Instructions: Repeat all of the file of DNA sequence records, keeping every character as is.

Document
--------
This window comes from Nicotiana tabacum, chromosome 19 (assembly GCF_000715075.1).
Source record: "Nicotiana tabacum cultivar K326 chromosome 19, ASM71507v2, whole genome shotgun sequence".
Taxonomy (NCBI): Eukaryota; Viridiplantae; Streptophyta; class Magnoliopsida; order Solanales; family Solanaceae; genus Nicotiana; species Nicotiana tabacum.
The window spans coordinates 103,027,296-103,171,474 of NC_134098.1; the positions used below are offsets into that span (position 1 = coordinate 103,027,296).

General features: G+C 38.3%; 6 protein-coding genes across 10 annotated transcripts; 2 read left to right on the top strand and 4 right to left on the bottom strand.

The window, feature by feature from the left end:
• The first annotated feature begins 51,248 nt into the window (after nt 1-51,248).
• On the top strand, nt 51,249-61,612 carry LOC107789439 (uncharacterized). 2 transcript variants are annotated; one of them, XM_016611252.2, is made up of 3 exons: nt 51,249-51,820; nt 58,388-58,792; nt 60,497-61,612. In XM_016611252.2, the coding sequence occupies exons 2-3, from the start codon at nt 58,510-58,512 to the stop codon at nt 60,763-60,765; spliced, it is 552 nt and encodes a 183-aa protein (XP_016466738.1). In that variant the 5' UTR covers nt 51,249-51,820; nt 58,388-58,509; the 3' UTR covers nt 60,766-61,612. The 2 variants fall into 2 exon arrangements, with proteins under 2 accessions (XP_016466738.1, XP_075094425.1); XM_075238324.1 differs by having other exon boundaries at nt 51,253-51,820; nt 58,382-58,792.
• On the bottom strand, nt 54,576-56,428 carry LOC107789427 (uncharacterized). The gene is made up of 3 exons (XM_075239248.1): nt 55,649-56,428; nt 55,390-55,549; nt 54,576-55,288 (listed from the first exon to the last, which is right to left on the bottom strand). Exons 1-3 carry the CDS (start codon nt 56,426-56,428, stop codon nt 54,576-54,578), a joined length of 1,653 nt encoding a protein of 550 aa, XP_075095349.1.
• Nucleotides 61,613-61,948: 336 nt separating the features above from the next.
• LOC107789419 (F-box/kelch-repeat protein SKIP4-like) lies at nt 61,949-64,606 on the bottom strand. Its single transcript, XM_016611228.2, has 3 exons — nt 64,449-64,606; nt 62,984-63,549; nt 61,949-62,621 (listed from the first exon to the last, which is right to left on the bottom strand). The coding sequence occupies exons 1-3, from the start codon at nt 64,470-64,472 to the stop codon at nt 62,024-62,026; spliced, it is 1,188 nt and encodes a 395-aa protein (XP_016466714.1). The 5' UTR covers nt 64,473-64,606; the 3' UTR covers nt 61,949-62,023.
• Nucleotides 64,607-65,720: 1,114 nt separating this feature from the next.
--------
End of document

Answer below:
This window comes from Nicotiana tabacum, chromosome 19 (assembly GCF_000715075.1).
Source record: "Nicotiana tabacum cultivar K326 chromosome 19, ASM71507v2, whole genome shotgun sequence".
Taxonomy (NCBI): Eukaryota; Viridiplantae; Streptophyta; class Magnoliopsida; order Solanales; family Solanaceae; genus Nicotiana; species Nicotiana tabacum.
The window spans coordinates 103,027,296-103,171,474 of NC_134098.1; the positions used below are offsets into that span (position 1 = coordinate 103,027,296).

General features: G+C 38.3%; 6 protein-coding genes across 10 annotated transcripts; 2 read left to right on the top strand and 4 right to left on the bottom strand.

The window, feature by feature from the left end:
• The first annotated feature begins 51,248 nt into the window (after nt 1-51,248).
• On the top strand, nt 51,249-61,612 carry LOC107789439 (uncharacterized). 2 transcript variants are annotated; one of them, XM_016611252.2, is made up of 3 exons: nt 51,249-51,820; nt 58,388-58,792; nt 60,497-61,612. In XM_016611252.2, the coding sequence occupies exons 2-3, from the start codon at nt 58,510-58,512 to the stop codon at nt 60,763-60,765; spliced, it is 552 nt and encodes a 183-aa protein (XP_016466738.1). In that variant the 5' UTR covers nt 51,249-51,820; nt 58,388-58,509; the 3' UTR covers nt 60,766-61,612. The 2 variants fall into 2 exon arrangements, with proteins under 2 accessions (XP_016466738.1, XP_075094425.1); XM_075238324.1 differs by having other exon boundaries at nt 51,253-51,820; nt 58,382-58,792.
• On the bottom strand, nt 54,576-56,428 carry LOC107789427 (uncharacterized). The gene is made up of 3 exons (XM_075239248.1): nt 55,649-56,428; nt 55,390-55,549; nt 54,576-55,288 (listed from the first exon to the last, which is right to left on the bottom strand). Exons 1-3 carry the CDS (start codon nt 56,426-56,428, stop codon nt 54,576-54,578), a joined length of 1,653 nt encoding a protein of 550 aa, XP_075095349.1.
• Nucleotides 61,613-61,948: 336 nt separating the features above from the next.
• LOC107789419 (F-box/kelch-repeat protein SKIP4-like) lies at nt 61,949-64,606 on the bottom strand. Its single transcript, XM_016611228.2, has 3 exons — nt 64,449-64,606; nt 62,984-63,549; nt 61,949-62,621 (listed from the first exon to the last, which is right to left on the bottom strand). The coding sequence occupies exons 1-3, from the start codon at nt 64,470-64,472 to the stop codon at nt 62,024-62,026; spliced, it is 1,188 nt and encodes a 395-aa protein (XP_016466714.1). The 5' UTR covers nt 64,473-64,606; the 3' UTR covers nt 61,949-62,023.
• Nucleotides 64,607-65,720: 1,114 nt separating this feature from the next.